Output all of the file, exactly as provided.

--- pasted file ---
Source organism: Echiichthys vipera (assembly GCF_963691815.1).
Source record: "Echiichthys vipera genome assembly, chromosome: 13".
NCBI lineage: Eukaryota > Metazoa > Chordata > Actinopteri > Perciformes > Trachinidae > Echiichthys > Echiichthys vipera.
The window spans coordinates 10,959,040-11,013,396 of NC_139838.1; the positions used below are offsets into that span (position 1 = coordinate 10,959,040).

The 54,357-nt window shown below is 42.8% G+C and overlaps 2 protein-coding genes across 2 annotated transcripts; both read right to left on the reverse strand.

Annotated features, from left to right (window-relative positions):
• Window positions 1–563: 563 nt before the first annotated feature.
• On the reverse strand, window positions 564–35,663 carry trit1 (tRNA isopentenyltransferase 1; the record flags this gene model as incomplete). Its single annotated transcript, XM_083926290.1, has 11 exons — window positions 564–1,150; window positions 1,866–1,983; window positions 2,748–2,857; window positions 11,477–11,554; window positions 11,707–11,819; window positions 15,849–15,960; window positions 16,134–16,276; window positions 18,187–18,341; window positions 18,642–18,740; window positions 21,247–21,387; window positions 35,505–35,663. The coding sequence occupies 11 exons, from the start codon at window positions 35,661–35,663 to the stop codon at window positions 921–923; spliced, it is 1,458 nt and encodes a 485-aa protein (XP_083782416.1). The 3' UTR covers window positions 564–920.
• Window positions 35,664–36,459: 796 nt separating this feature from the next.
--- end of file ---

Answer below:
Source organism: Echiichthys vipera (assembly GCF_963691815.1).
Source record: "Echiichthys vipera genome assembly, chromosome: 13".
NCBI lineage: Eukaryota > Metazoa > Chordata > Actinopteri > Perciformes > Trachinidae > Echiichthys > Echiichthys vipera.
The window spans coordinates 10,959,040-11,013,396 of NC_139838.1; the positions used below are offsets into that span (position 1 = coordinate 10,959,040).

The 54,357-nt window shown below is 42.8% G+C and overlaps 2 protein-coding genes across 2 annotated transcripts; both read right to left on the reverse strand.

Annotated features, from left to right (window-relative positions):
• Window positions 1–563: 563 nt before the first annotated feature.
• On the reverse strand, window positions 564–35,663 carry trit1 (tRNA isopentenyltransferase 1; the record flags this gene model as incomplete). Its single annotated transcript, XM_083926290.1, has 11 exons — window positions 564–1,150; window positions 1,866–1,983; window positions 2,748–2,857; window positions 11,477–11,554; window positions 11,707–11,819; window positions 15,849–15,960; window positions 16,134–16,276; window positions 18,187–18,341; window positions 18,642–18,740; window positions 21,247–21,387; window positions 35,505–35,663. The coding sequence occupies 11 exons, from the start codon at window positions 35,661–35,663 to the stop codon at window positions 921–923; spliced, it is 1,458 nt and encodes a 485-aa protein (XP_083782416.1). The 3' UTR covers window positions 564–920.
• Window positions 35,664–36,459: 796 nt separating this feature from the next.